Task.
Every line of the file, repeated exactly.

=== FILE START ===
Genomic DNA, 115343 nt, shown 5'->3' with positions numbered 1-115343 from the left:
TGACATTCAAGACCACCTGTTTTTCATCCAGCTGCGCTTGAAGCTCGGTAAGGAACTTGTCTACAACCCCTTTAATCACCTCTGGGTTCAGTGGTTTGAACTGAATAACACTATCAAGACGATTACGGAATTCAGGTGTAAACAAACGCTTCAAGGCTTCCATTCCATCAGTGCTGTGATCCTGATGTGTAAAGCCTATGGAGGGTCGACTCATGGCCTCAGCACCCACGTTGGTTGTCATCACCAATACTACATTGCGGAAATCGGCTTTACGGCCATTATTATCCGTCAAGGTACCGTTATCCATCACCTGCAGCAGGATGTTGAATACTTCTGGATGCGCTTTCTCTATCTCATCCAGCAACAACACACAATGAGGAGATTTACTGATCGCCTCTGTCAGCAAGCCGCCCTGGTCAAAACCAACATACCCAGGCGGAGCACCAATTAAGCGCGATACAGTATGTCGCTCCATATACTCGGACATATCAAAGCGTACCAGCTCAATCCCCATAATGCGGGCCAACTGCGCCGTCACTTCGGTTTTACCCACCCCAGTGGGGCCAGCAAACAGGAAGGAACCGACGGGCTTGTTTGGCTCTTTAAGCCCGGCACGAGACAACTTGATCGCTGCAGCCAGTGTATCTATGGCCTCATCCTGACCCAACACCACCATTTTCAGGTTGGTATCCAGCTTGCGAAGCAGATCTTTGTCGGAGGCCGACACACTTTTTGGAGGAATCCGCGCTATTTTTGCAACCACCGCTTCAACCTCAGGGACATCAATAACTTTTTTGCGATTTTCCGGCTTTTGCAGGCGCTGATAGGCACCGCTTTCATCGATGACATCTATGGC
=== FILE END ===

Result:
Genomic DNA, 115343 nt, shown 5'->3' with positions numbered 1-115343 from the left:
TGACATTCAAGACCACCTGTTTTTCATCCAGCTGCGCTTGAAGCTCGGTAAGGAACTTGTCTACAACCCCTTTAATCACCTCTGGGTTCAGTGGTTTGAACTGAATAACACTATCAAGACGATTACGGAATTCAGGTGTAAACAAACGCTTCAAGGCTTCCATTCCATCAGTGCTGTGATCCTGATGTGTAAAGCCTATGGAGGGTCGACTCATGGCCTCAGCACCCACGTTGGTTGTCATCACCAATACTACATTGCGGAAATCGGCTTTACGGCCATTATTATCCGTCAAGGTACCGTTATCCATCACCTGCAGCAGGATGTTGAATACTTCTGGATGCGCTTTCTCTATCTCATCCAGCAACAACACACAATGAGGAGATTTACTGATCGCCTCTGTCAGCAAGCCGCCCTGGTCAAAACCAACATACCCAGGCGGAGCACCAATTAAGCGCGATACAGTATGTCGCTCCATATACTCGGACATATCAAAGCGTACCAGCTCAATCCCCATAATGCGGGCCAACTGCGCCGTCACTTCGGTTTTACCCACCCCAGTGGGGCCAGCAAACAGGAAGGAACCGACGGGCTTGTTTGGCTCTTTAAGCCCGGCACGAGACAACTTGATCGCTGCAGCCAGTGTATCTATGGCCTCATCCTGACCCAACACCACCATTTTCAGGTTGGTATCCAGCTTGCGAAGCAGATCTTTGTCGGAGGCCGACACACTTTTTGGAGGAATCCGCGCTATTTTTGCAACCACCGCTTCAACCTCAGGGACATCAATAACTTTTTTGCGATTTTCCGGCTTTTGCAGGCGCTGATAGGCACCGCTTTCATCGATGACATCTATGGC